Abduction, By Anouar Benmalek, trans. Simon Pare

Ever since Camus, and perhaps in an inevitable reaction to his pessimism, Algeria has specialised in producing writers whose works are both hopeful and ripe with horror. The post-Independence Algerian novel is unmistakable: it will be engagé, unrelentingly violent, and its plot will gyrate around either the revolution (1954-1962) or the civil war (1992-2002). This is not to say that these books are predictable; in fact quite the opposite.

Abduction, Anouar Benmalek's seventh novel, is a case in point. Aziz loves his wife Meriem, is a doting father to daughter Shehera, and holds down a job at the zoo in Algiers. In theory, his only concern should be the uninhibited sexuality of the seven bonobo chimpanzees, a gift from the Republic of Congo. Everything changes when Shehera is kidnapped. Her captor makes himself clear: Aziz will be forced to kill, and watch others kill, in the hope of retrieving her. When Aziz protests, the kidnapper retorts: "Still insisting on your rights in such a crazy country?" What turned the kidnapper mad is grief, whose origins constitute the missing piece of the thriller's puzzle.

"Those to whom evil is done/ Do evil in return," wrote WH Auden. This is Abduction's greatest achievement, linking a crime in 2007 to one perpetrated over 50 years earlier. It is a journey through history, but also through the psychology of pain.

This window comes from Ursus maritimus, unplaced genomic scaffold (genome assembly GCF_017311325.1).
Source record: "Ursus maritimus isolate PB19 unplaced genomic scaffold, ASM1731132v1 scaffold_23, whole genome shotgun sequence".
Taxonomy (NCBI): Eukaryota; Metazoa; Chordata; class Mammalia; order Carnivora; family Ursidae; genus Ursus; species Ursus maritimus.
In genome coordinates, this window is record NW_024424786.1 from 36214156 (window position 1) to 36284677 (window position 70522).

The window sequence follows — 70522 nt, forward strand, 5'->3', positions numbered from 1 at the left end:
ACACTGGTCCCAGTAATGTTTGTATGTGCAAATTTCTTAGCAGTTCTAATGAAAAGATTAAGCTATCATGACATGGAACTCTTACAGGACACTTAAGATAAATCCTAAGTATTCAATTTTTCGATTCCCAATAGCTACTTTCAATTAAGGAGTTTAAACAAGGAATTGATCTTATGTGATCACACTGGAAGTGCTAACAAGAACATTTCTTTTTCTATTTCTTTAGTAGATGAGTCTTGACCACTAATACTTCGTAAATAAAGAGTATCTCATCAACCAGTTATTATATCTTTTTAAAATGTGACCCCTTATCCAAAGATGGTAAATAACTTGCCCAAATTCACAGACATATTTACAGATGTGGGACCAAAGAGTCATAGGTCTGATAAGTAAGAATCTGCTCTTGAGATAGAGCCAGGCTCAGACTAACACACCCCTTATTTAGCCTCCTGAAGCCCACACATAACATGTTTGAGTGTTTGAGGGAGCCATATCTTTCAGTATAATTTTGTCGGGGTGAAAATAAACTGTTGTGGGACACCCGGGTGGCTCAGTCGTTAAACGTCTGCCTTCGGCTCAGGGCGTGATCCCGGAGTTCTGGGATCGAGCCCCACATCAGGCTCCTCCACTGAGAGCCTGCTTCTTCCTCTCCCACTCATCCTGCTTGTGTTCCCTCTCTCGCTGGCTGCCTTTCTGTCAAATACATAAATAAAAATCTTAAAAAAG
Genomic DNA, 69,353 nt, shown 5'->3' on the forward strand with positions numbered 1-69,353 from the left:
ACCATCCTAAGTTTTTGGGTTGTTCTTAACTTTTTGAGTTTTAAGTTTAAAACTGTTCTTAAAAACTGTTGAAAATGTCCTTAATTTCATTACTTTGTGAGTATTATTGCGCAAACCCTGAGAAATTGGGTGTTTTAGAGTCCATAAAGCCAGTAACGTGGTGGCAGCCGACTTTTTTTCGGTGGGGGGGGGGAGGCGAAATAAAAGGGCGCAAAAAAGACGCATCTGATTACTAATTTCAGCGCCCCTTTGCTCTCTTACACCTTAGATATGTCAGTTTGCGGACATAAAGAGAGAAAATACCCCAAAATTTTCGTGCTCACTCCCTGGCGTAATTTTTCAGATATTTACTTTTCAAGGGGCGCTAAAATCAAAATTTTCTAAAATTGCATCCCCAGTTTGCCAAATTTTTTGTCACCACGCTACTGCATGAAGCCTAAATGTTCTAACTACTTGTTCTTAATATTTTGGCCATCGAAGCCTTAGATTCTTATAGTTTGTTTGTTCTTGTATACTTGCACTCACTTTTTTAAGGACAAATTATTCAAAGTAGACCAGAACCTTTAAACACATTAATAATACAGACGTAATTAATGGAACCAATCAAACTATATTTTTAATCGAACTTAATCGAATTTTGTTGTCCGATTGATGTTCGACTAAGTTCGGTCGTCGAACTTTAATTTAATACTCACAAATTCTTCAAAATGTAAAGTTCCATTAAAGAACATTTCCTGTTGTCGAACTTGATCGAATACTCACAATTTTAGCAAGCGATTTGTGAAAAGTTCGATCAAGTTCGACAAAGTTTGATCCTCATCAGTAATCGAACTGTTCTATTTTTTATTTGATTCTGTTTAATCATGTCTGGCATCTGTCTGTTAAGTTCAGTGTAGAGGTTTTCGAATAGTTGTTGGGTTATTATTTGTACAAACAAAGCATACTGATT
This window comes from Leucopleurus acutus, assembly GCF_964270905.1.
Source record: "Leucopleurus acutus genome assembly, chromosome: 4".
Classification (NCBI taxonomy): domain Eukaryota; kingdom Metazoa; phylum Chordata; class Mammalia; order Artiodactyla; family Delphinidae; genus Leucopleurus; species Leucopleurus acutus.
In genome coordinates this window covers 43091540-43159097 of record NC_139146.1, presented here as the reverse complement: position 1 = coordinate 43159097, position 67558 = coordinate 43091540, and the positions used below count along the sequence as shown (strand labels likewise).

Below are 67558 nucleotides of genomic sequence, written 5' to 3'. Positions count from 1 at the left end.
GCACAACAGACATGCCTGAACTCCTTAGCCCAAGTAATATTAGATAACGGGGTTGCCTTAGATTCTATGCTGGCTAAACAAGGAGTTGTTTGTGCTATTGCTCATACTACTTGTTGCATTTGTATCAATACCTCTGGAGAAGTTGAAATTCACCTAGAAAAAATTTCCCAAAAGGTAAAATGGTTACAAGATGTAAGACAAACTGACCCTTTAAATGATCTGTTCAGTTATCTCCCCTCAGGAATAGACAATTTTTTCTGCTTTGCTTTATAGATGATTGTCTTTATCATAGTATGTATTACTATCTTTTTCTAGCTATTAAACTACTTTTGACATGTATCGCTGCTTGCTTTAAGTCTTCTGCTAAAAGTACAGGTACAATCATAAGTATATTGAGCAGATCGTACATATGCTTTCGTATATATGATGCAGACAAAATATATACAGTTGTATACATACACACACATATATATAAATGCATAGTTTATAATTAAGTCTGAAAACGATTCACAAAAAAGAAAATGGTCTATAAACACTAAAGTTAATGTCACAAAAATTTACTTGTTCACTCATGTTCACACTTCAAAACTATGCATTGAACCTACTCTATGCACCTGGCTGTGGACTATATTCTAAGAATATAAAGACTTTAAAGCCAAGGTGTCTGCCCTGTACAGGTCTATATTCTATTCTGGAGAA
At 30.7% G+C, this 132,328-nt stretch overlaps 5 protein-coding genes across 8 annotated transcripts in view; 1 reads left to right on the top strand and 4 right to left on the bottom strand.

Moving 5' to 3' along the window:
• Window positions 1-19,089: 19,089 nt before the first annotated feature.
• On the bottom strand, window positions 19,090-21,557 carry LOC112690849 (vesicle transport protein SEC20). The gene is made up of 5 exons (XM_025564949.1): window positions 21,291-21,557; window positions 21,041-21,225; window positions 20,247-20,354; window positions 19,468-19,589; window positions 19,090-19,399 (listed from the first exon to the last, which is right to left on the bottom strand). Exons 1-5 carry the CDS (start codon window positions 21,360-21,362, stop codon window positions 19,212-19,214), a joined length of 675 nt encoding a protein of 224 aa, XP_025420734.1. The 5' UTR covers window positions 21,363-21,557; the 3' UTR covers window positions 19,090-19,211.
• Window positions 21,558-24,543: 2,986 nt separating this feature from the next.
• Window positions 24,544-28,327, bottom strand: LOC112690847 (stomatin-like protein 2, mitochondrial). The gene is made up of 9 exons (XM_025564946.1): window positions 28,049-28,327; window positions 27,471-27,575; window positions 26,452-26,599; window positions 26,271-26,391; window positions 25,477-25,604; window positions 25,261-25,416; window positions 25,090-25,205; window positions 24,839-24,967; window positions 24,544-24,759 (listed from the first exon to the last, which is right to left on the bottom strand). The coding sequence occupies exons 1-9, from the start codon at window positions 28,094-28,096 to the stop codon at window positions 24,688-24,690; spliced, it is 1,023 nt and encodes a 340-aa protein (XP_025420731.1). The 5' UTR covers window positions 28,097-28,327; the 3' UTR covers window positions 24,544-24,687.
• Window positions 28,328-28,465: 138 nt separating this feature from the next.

In a talk in 2008, Benmalek said: "Torture is one of the ways of demonstrating that the citizen's body belong to the boss." The physical and psychological torment inflicted on every character in Abduction is proof of this. Benmalek didn't have to look far for inspiration: his own daughter was once threatened by extremists. Considering her father's outspokenness, this is unsurprising, but Aziz is supposedly a nobody – Benmalek's way of saying that only the bureaucrats and soldiers who have hijacked Algeria's future since 1965 are shielded from the retribution for past crimes. Everyone else is in danger, or traumatised, or dead.

Simon Pare's translation proves masterful in clinching Benmalek's weighty but pacey narration and its garrulous madness. On the heels of Dowlatabadi's The Colonel, Abduction is another well-chosen and expertly-handled addition to the Arabia list.